Nanotech meets medicine: Q&A with Institute for Molecular Engineering director Matthew Tirrell

The Institute for Molecular Engineering (IME), established in 2011, is a partnership between the University of Chicago and Argonne National Laboratory that explores the intersection of science and engineering. Housed in the glittering new Eckhardt Research Center on the UChicago campus, the IME assembles world-class researchers across a broad range of science and engineering disciplines to translate discoveries in basic physics, chemistry, and biology into new tools to address important societal problems.

Many of those new discoveries have applications in medicine. Matthew Tirrell, PhD, Dean and Founding Pritzker Director of the IME, is a pioneering researcher in the fields of biomolecular engineering and nanotechnology. His team is developing nanoparticles called micelles that can help diagnose cancer and heart disease by binding to tumor cells or dangerous plaques that build up in arteries.

Tirrell will be part of the upcoming UChicago Discovery Series event, “Future Science: Small Scale, Big Impact,” that will feature these and more of the game-changing ideas that scientists and engineers at the IME are pioneering. Science Life spoke to him recently about his work impacts medicine, and how the IME is collaborating with physicians and researchers from UChicago Medicine.

How do the nanoparticles you’re making work in the body?

Matthew Tirrell, PhD

The kind of nanoparticles that we make are self-assembled, which means they spontaneously form when you mix the right ingredients. They’re spherical, and although it doesn’t seem necessary to emphasize the smallness of a nanoparticles, they’re about the smallest nanoparticle you can make, down to single nanometers. The reason that’s useful is the body has all kinds of filters that it uses to get alien objects out. Smallness is one way of avoiding those kinds of traps.

The nanoparticles we make are also modular, and by that I mean they can easily contain two or three different functional constituents. Some of them can target the disease, some of them can help you image the disease, and some of them can treat the disease in principle. We don’t have the total answer how to do everything yet, but these kinds of particles have some particular advantages. For example, the assembly can come apart when it gets to the target, and that can help it get into other places. So that’s why we like these nanoparticles.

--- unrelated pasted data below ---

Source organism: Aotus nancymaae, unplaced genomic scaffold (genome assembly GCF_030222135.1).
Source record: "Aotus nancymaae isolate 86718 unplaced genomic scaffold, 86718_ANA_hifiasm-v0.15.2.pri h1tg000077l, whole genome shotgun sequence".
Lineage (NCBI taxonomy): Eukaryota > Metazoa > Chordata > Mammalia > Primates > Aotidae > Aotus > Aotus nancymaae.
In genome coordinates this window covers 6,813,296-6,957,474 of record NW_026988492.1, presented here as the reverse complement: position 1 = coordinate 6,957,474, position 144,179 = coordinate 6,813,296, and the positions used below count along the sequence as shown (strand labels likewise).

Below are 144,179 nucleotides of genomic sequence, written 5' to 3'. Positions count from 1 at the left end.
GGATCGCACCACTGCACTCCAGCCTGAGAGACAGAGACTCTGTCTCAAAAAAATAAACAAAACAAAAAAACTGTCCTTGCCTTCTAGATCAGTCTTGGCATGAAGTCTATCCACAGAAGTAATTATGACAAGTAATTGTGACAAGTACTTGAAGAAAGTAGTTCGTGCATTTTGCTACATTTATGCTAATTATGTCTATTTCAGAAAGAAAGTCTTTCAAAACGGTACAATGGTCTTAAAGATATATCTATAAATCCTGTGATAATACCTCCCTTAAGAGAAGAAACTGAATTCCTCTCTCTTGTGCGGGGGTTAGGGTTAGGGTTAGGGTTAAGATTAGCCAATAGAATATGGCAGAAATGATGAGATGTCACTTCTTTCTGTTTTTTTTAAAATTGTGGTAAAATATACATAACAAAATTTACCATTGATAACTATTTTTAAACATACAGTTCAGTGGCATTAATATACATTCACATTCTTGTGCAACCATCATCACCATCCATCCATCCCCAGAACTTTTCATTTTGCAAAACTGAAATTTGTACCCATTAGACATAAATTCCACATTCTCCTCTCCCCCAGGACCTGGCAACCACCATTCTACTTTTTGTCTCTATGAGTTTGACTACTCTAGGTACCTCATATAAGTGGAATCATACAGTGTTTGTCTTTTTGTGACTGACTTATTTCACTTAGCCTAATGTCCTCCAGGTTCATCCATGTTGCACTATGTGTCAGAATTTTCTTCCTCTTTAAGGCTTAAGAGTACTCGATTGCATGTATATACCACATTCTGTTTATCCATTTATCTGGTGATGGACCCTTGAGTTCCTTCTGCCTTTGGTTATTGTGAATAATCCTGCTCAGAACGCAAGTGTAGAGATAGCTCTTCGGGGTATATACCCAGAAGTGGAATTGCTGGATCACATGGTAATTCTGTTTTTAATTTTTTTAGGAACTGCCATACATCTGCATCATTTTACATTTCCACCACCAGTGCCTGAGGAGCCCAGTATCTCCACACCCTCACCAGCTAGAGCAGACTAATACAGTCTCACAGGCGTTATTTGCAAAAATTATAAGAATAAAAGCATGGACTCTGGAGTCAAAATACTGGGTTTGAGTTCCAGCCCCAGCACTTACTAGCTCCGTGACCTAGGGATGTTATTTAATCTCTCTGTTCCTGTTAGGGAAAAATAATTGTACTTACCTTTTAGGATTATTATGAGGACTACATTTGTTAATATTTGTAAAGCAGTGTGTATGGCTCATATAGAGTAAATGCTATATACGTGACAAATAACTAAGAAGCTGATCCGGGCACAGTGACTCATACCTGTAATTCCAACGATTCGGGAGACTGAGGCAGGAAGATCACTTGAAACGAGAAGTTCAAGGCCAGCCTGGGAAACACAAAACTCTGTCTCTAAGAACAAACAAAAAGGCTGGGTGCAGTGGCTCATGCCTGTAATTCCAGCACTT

What’s feasible for medical applications of nanoparticles in the near future?

We’ve done a lot on the targeting side, and we’re moving into the diagnostics and therapeutics. Targeting has been easier at first, just because the ability to detect whether something is there is a binary thing—you can either see it or you can’t. In heart disease, it’s pretty easy to see plaques that build up in arteries already. What’s hard, and the element that we add with the nanoparticle, is to determine if they’re about to rupture. That you can’t tell just by seeing things. But our nanoparticles hone particularly to plaques that are about to rupture. So if you see our particles accumulating in a certain place, it’s more than just that there’s a plaque there. There’s a dangerous plaque there.

What are some other diseases or scenarios where you could use nanoparticles?